Revised MD. Code, Estates and Trusts, § 4-102 permits various ways to create a valid Maryland Will while using remote witnesses. An effective Maryland Will may be created without a notary by having a supervising attorney certify that certain procedures were followed. If that mode of execution is followed, four people must be within the electronic presence of each other: the testator, the 2 witnesses, and the supervising attorney. The testator must declare that the document is his or her Will which is not an obligation under existing Maryland common law. Casson v. Swogell, 304 Md. 641 (1985). The testator must also that he/she is executing the Will willingly and under no constraint or undue influence and that the testator requests the witnesses to sign the Will as witnesses. These declarations serve to mimic, albeit more pointedly, the attestation function. The supervising attorney then certifies as to the process followed during the remote Will execution, including the statements made by the testator and assembles the counterpart Will copy signed by the witnesses. The entire package becomes the valid Maryland Will. The other way to effectuate a valid remotely executed Will is to use a notary to certify as to compliance with the process. Until a non-emergency statute governing remote notarization becomes effective October 1, 2022, this avenue is highly problematic.
The Usefulness of Remotely Witnessed Wills
Although remotely witnessed Wills arose as a response to the Covid epidemic, its usefulness transcends using it for estate planning in a national crisis. In general, our response to Covid was to be able to seamlessly function as a “virtual” law firm – where geography is less of a barrier for our clients. In at least two situations this new tool will be particularly useful:
- Although our physical office is in Annapolis, our clients are not defined by geography. The organizing principle of our firm is a deep knowledge and experience in the law of fiduciaries, closely held business succession planning, and estates and trusts. We handle a broad array of matters within our practice niche. The need for these legal services is not defined by where a client may live or work. Historically we have had clients from most of central Maryland, and occasionally from the western counties. Our clients and/or their advisors seek us out to address matters of great importance to them. Our ability to render estate planning services remotely will make the delivery of legal services to those clients more convenient.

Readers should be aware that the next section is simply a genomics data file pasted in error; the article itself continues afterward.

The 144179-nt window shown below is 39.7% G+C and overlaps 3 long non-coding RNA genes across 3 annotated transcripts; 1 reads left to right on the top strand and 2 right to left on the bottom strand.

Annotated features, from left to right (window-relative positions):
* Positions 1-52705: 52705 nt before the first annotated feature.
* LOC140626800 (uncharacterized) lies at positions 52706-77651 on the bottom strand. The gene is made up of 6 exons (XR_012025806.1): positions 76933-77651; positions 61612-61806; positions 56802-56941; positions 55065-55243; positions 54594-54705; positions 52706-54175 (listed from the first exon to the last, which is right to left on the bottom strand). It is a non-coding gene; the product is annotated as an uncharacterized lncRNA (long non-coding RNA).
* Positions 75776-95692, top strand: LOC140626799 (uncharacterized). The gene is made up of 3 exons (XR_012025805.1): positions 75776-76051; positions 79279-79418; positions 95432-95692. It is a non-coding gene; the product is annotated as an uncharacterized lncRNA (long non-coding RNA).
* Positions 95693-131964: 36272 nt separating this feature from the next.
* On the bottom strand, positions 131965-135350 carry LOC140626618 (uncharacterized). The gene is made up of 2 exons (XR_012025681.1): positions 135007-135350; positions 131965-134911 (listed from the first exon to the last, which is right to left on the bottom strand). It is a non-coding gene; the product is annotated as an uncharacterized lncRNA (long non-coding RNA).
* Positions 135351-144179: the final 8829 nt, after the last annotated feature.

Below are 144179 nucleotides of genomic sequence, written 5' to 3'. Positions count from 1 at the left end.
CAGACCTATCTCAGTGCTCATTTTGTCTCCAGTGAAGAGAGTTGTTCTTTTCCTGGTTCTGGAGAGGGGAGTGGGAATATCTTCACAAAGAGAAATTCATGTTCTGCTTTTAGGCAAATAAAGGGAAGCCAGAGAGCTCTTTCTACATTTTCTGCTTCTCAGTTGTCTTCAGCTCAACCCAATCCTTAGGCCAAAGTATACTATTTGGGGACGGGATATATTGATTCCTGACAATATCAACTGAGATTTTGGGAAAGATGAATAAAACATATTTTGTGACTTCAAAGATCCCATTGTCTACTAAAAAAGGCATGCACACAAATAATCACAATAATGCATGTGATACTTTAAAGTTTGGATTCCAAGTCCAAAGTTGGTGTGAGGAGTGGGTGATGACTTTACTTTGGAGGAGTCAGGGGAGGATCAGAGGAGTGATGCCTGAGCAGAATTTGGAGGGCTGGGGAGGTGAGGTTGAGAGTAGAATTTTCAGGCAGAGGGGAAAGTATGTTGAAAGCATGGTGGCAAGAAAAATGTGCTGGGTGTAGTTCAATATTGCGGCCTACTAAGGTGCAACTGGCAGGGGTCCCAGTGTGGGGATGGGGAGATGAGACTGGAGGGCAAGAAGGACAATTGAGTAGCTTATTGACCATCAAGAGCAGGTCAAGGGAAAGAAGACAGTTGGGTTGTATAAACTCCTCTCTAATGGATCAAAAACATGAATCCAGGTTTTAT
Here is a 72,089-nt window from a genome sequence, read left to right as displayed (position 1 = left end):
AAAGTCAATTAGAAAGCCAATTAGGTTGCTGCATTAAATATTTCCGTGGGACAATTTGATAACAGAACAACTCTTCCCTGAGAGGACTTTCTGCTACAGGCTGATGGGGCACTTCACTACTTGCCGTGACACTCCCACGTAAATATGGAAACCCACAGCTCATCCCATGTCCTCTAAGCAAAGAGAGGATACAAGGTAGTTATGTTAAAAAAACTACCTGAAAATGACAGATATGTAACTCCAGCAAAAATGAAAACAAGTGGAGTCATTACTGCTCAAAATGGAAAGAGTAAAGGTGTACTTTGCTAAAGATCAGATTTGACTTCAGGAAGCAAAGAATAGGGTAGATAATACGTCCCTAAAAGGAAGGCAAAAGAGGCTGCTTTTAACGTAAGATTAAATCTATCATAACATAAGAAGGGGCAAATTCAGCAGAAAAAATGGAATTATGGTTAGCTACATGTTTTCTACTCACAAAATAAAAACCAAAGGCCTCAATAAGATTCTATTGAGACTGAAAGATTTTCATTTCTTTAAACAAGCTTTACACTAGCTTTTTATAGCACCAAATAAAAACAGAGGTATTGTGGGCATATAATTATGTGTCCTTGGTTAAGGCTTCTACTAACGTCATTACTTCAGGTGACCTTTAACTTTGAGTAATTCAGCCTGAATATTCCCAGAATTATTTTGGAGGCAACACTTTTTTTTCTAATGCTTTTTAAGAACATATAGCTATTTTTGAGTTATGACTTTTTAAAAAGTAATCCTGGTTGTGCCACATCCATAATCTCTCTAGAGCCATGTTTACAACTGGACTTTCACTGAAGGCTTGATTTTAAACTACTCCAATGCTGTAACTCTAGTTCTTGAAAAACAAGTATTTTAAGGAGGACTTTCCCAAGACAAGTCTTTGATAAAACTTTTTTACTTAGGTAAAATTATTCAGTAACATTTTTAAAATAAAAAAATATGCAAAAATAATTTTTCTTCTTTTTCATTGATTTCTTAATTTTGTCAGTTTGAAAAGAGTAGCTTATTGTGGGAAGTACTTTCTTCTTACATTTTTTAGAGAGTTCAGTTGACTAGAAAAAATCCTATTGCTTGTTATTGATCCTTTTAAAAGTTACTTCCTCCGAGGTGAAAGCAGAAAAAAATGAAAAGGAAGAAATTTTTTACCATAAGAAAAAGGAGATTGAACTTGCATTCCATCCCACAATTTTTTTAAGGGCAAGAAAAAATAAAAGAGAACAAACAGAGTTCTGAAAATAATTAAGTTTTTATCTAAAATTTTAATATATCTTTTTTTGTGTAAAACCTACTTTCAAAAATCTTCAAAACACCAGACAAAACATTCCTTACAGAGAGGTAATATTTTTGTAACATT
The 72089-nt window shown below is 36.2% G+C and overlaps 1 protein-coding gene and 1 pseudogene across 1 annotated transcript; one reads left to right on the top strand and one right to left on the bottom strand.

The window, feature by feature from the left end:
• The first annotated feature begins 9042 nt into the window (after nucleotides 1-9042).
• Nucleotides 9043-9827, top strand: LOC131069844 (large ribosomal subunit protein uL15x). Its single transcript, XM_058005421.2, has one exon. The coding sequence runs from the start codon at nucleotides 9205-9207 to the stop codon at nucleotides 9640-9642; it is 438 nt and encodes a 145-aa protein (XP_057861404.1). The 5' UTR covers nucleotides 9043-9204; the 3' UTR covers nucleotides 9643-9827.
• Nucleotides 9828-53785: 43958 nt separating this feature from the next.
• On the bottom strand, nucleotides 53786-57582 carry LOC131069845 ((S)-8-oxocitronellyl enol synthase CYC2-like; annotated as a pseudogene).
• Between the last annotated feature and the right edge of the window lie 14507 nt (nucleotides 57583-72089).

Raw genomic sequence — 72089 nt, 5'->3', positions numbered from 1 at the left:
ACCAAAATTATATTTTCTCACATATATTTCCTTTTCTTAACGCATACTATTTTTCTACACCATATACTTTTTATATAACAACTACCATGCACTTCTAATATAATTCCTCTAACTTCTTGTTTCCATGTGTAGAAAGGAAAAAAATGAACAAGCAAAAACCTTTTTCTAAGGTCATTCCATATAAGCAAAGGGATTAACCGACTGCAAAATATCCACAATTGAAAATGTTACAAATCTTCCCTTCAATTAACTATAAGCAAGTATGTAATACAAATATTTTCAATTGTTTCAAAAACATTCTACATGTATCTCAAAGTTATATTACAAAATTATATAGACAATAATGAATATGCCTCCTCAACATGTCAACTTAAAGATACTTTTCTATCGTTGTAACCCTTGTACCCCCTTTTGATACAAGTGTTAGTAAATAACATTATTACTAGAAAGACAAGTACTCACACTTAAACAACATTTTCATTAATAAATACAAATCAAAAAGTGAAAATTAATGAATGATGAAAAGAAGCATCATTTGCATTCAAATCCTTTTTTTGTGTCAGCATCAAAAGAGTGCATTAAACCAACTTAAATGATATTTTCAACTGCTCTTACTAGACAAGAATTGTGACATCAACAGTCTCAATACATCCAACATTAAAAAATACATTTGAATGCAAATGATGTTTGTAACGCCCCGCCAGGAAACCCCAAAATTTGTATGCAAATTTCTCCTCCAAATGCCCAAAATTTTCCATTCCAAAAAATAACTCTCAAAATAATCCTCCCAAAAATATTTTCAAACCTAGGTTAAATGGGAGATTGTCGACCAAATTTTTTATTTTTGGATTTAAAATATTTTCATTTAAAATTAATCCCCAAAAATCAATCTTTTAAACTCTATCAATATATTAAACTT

- We are all prone, to some degree, to procrastination. It is not uncommon for clients to want to tweak their Wills, Trusts, and other estate planning documents prior to a trip. This often is jammed in as a last-minute task along with other important pre-trip tasks, our virtual law firm capabilities permit us to work with clients to create or modify Wills, Trusts, and other important planning documents without the client needing to add a trip to our office as an additional obligation.
Our Continuing Commitment to First Rate Delivery of Client Services
The remote witnessing legislation is one more tool our firm will use to make the delivery of estates and trusts legal services more seamless for our clients. We will continue to use a mix of remote and in-person methods to deliver those client services. We will accommodate the wishes of our clients, to the degree possible, when structuring the “right” mix of virtual/in-person delivery of legal services.
For over 35 years, our law firm has concentrated on the law of estates and trusts – including creating, or modifying, Wills and Trusts. These estate planning documents are adopted to address our clients’ family circumstances such as planning to protect young children, creating special needs trusts for challenged children or adults, and planning to hedge against one’s own possible future disability. We also advise clients how to best handle the constant tax law and regulatory changes. The firm, Franke Beckett LLC engages in estate planning within the context of a larger estates and trusts practice of law. We engage in estate planning, closely held business succession planning, estate/trust administration, and a broad range of fiduciary litigation. Because of the range of our practice within a concentrated practice area, we develop a deep experience in, and knowledge of, the Maryland law of estates and trusts. To schedule a consultation with an experienced Maryland estates and trusts lawyer for planning, administration, or litigation, call 410-263-4876 or use the “contact” tab on our website for an appointment.
 Prior to the Revolutionary War and statehood, Maryland followed English law. The antecedent to the 1798 statute is the English Statute of Wills of 1540. So when our lawyers direct the creation of new Wills, or oversee modifications (“codicils”) to existing Wills, our Maryland lawyers were following a procedure deeply rooted in Maryland and English history.
 Our firm, Franke Beckett, LLC, argued the winning side of the Castruccio case.
 Under the Maryland Governor’s emergency order, our Will and Trust lawyers perfected techniques to enable clients to begin Will and Trust creation from start to finish, or modify existing estate plans. Almost 100 Franke Beckett clients availed themselves of this remote Will creation and execution during the pandemic.